Mars: scientists say there could be a compound very different from water on the surface

Mars: scientists say there could be a compound very different from water on the surface

A group of scientists determined that the reflections detected on Mars and classified as liquid water could be due to the presence of other minerals on the surface. Through a computer simulation, experts concluded that there might be no water at the red planet’s south pole.

Some time ago, and thanks to the use of the European Space Agency’s Mars Express orbiter, bright reflections were detected below the surface of the south polar layered deposit (SPLD) of Mars. At the time it was cataloged as a relatively pure water ice formation 1.4 kilometers thick. Some scientists even interpreted the observations, collected by the MARSIS instrument (Mars Advanced Radar for Subsurface and Ionosphere Sounding), as evidence of liquid water.

However, as the studies progressed, the investigators of the case determined that they could be other mineral substances that are quite different from water. As explained in the journal Nature Astronomy, they were able to reach this conclusion after doing simulations on a computer and seeing that other elements generated the same reflections.

“This result, combined with other recent work, casts doubt on the likelihood of finding liquid water below the SPLD,” expressed the authors of the article. Likewise, Dan Lalich, a research associate at the Cornell Center for Astrophysics and Planetary Sciences in the College of Arts and Sciences (A&S), explained: “On Earth, such bright reflections are often an indication of liquid water. But on Mars, the prevailing opinion was that it should be too cold for similar lakes to form.”

Lalich used a one-dimensional modeling procedure commonly used to interpret MARSIS observations to test for various minerals that might make the same reflection. He created simulations with layers composed of four materials (atmosphere, water ice, carbon dioxide ice, and basalt) and assigned each layer a corresponding permittivity, an intrinsic property of the material that describes its interaction with electromagnetic radiation passing through it.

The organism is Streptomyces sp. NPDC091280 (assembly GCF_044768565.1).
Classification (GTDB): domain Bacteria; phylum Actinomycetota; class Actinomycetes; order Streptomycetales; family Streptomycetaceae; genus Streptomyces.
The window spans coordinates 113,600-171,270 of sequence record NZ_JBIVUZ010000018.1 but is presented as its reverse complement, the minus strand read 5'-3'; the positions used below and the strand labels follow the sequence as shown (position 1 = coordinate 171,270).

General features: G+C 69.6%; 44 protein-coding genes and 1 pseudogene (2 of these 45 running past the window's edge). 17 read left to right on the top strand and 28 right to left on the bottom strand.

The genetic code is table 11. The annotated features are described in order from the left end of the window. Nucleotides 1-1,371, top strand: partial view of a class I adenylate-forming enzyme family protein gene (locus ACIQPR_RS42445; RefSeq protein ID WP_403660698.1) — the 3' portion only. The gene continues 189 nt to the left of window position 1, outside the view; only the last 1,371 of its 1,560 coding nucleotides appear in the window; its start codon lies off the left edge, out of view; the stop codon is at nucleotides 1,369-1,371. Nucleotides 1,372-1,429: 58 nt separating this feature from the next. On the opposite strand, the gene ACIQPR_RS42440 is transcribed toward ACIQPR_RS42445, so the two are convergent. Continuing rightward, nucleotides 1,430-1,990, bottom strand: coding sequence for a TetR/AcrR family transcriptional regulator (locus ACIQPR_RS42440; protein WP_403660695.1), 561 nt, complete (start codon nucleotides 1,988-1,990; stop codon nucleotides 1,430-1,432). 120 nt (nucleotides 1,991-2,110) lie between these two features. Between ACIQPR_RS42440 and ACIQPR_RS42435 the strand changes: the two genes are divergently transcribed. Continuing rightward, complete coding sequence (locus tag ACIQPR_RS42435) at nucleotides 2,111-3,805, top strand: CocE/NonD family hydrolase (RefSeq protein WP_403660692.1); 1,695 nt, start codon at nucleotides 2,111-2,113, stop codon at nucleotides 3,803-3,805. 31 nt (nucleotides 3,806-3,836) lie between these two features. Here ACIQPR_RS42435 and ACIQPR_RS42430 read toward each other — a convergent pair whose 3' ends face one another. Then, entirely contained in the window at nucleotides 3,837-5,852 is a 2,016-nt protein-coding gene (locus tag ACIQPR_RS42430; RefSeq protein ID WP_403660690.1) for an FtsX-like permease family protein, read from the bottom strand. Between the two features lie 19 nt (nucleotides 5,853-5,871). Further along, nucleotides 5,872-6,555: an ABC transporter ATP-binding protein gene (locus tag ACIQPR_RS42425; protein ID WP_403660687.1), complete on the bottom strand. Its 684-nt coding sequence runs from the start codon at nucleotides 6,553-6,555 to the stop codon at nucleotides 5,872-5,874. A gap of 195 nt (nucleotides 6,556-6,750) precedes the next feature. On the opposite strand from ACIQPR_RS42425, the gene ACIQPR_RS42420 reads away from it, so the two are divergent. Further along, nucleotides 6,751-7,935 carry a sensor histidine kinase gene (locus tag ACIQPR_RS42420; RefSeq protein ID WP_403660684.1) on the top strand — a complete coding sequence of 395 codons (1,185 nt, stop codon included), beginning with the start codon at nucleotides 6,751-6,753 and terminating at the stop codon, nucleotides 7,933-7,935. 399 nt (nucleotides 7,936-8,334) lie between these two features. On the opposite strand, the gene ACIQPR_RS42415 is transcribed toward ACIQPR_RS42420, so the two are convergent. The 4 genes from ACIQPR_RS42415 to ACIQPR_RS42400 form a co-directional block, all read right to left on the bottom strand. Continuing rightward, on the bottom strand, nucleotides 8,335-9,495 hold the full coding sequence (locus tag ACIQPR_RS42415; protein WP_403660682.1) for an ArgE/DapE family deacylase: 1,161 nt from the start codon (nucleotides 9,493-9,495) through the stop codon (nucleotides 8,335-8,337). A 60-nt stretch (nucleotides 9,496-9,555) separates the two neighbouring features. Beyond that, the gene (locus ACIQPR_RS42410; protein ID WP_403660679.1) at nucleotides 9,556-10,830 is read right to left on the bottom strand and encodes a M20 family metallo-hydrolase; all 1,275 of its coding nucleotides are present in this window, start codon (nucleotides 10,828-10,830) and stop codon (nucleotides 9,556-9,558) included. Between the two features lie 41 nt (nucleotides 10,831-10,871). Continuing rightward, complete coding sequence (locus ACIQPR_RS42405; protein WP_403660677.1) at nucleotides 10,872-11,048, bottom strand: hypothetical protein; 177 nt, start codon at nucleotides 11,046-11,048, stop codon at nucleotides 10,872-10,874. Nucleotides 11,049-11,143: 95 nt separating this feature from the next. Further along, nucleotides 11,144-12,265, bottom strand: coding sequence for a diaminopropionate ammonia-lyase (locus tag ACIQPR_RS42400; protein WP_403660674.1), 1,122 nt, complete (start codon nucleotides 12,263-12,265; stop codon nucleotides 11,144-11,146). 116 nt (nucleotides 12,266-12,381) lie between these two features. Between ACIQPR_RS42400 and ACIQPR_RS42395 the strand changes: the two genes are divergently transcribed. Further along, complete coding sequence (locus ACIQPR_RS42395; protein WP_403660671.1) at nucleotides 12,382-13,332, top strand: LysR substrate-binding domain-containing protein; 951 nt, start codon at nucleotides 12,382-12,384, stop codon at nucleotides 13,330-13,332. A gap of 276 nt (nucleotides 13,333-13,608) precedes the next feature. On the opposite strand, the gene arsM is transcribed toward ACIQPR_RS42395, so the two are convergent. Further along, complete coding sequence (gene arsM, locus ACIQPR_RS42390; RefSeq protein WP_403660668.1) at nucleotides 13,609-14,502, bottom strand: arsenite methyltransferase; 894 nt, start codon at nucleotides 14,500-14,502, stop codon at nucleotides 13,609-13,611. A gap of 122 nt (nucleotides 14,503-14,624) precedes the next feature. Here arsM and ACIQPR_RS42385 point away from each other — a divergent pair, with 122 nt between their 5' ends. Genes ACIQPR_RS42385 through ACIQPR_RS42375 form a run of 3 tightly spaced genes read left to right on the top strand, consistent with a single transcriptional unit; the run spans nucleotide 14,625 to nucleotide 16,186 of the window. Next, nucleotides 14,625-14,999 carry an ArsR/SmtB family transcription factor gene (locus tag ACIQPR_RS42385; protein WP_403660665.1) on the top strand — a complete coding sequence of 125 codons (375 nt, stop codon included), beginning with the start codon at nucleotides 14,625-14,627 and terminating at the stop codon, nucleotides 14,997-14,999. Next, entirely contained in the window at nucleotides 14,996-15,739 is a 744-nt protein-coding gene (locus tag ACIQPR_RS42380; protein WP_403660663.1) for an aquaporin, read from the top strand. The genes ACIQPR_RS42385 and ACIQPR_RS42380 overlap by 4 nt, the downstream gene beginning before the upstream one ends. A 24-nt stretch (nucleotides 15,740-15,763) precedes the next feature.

Simulations that followed this same pattern of layers separated by a layer of dusty ice produced reflections just as bright as those emitted from Mars. For this reason, many doubts arose about the possible

Scientists discover what the shape of raindrops on Mars and other planets is like

Harvard researchers found that raindrops are remarkably similar in different planetary environmentseven planets as drastically different as Earth and Jupiter.

understand the behavior of raindrops on other planets is key not only to revealing ancient weather on planets like Marsbut also to identify potentially habitable planets outside our solar system.

“The life cycle of clouds is really important when we think about the habitability of the planet,” Kaitlyn Loftus, a graduate student in the Department of Earth and Planetary Sciences and lead author of the paper, said in a statement. “But clouds and precipitation are really complicated and too complex to fully model.. We’re looking for simpler ways to understand how clouds evolve, and a first step is whether cloud droplets evaporate in the atmosphere or reach the surface as rain.”

“The humble raindrop is a vital component of the precipitation cycle of all planets,” said Robin Wordsworth, associate professor of environmental science and engineering at the Harvard John A. Paulson School of Engineering and Applied Sciences (SEAS) and senior author. article main. “By understanding how individual raindrops behave, we can better represent rainfall in complex climate models.“.

An essential aspect of raindrop behavior, at least for climate modellers, is whether or not the droplet reaches the planet’s surface because water in the atmosphere plays an important role in planetary climate. To that end, size matters. Too big and the droplet will break apart due to insufficient surface tension, regardless of whether it’s water, methane, or superheated liquid iron like on an exoplanet called WASP-76b.. Too small and the droplet will evaporate before it hits the surface.

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